The proposal document seen by Gabrielquotes notes that “The window display will convey key University messages throughout the year”.

Oh yes, and there’s just one more detail I noticed in the paperwork I glanced over:

The first two years of opreation, excluding staffing costs, will cost £42,000. And there was no evidence of any value-for-money assessment having been carried out.

How times change, eh. How times change.

What do you call a man with a car on his head?

When Mark Palmer-Edgcumbe told councillors in Whitechapel that he wanted to open a museum all about “the social history of women”, they couldn’t wait to give him permission and get the project off the ground.

But over the course of the development, Mark finally reached a decision that he’d been wrestling with for some time:

A more interesting angle was from the perspective of the victims of Jack the Ripper.

And thus the only-slightly-sensationalist museum opened.

But then they hired a PR agent, Joshua Walker, who seemed to misunderstand his role. He was engaged to promote the public image of the museum, but he took to Twitter promoting the public image of Jack the Ripper:

“Honest, guv, I was just putting her in the recovery position!”

Oh dear, oh dear. Poor, much-maligned Jack the Ripper. He’s always getting the rap for sexually abusing five women before mutilating and killing them and dumping their bodies in the gutter; whereas in fact, all he did – all he did – was mutilate and kill them and dump their bodies in the gutter. Someone should crowd-fund a defamation lawsuit for the poor guy.

There are other people, throughout history, of course, who’ve unfairly had their reputations savaged by a hostile public. David Cameron has been accused of abusing a dead pig, whereas all he’s actually done is destroy access to justice and the British welfare state. Pope Benedict XVI, of whom it was often claimed he was in the Hitler Youth, actually merely presided over an institution that discriminated against the LGBTQ community and spent decades silencing allegations of sexual abuse.

And, of course, Stalin is often accused of having run a red light in Bracknell in 1957, and we all know how great a guy he really was.

So seriously, people: lay off Jack the Ripper. It’s never good to speak ill of the dead, especially those who can’t defend themselves because we don’t know who they were in the first place.

Legal disclaimer: the comment about Stalin and the red light was intended as a joke and should not be taken seriously.

More Morley

tiny-jpg-sirjt[1]Last week Gabrielquotes ran a story on an academy in Yorkshire that had told parents their children would face punishment if they (ie. the parents) said nasty things about the school on social media. Punishments could include being banned from going on future enrichment visits (ie. school trips).

Following that blog post, I was fairly surprised to receive an email from Sir John Townsley (pictured), headmaster and knight of the realm:

Dear Gabriel,
Thank you for your comments about The Morley Academy.
I do want to mention your mistake regarding the photograph used. It is not actually a photograph of any of the buildings at the academy but is in fact a photograph of the Worker’s Monument in North Korea.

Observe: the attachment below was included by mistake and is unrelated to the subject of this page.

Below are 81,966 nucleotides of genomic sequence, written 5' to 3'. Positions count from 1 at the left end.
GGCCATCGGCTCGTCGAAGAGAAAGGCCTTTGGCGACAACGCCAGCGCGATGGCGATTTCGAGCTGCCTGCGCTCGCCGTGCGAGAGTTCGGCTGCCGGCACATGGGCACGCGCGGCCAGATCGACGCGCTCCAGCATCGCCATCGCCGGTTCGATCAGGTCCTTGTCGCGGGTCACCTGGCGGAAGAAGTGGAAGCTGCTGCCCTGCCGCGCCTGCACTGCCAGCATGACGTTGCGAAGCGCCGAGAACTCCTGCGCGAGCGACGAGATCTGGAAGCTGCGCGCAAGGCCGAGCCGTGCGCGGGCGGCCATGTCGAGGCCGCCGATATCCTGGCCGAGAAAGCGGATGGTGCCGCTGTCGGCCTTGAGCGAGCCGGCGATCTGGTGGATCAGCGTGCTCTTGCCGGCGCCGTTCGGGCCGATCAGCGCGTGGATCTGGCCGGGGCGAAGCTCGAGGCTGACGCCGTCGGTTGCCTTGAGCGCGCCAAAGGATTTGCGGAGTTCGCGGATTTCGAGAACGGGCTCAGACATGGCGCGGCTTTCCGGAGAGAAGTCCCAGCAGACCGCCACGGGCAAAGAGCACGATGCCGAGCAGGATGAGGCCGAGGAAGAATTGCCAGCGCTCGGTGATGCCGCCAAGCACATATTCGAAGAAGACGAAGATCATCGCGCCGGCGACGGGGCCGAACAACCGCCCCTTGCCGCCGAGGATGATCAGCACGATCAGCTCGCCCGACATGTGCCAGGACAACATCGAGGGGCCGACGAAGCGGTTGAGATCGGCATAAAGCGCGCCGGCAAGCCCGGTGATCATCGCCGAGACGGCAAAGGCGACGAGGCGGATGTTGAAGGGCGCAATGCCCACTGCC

On a separate note and having followed your blog for some time I wondered if you might do us the honour of speaking at our Prize Giving ceremony in January. The theme of the evening is “Social media in the 21st century: friend of democracy or sanctuary of the bully?”
What do you think? We could do it via Face Time.
Sir John Townsley

To be fair, he has great banter. I’ll give him that. So as a special treat, I graced him with a reply:

Dear Sir John
I do apologise for my error regarding the photo: on reflection, the clear sky and presence of greenery in the lower left-hand corner should have indicated to me that the location could not be anywhere within a 50-mile radius of Huddersfield.
Thank you also for your very kind invitation. I will be spending part of January on an enrichment visit to Guantanamo Bay, so if you could confirm the date of your ceremony, I can check whether or not I will be able to participate.
Best wishes


Coma estás?

Now you too can experience what it is like to be in a coma: just look at this picture
Now you too can experience what it is like to be in a coma: just look at this picture

A man in Swansea has been jailed for 14 months for perverting the course of justice, after spending two years pretending to be in a coma in order to avoid a fraud trial.

Alan Knight and his wife Helen were eventually caught after CCTV footage emerged of the couple visiting Legoland, an activity which is apparently statistically improbable for a man in a coma.


Coma man Alan Knight joins a long line of individuals who have pretended to be comatose in order to avoid being held accountable for their actions: Gordon Brown… well that’s about it actually.

One of the best


In tonight’s episode, the strong message was delivered by Jeremy Corbyn and Debbie Balantis’ benefits weren’t delivered by HM Revenue & Customs. The musical accompaniment was provided by Rupert Willis. Surrey Partnership Ltd killed Sir Danvers Carew, and Sir John Townsley killed the author with his banter. Jack the Ripper killed nobody at all, according to Mark Palmer-Edgcumbe and Joshua Walker. Michael Farthing and John Duffy behaved like silly people. This was an Gabrielquotes production!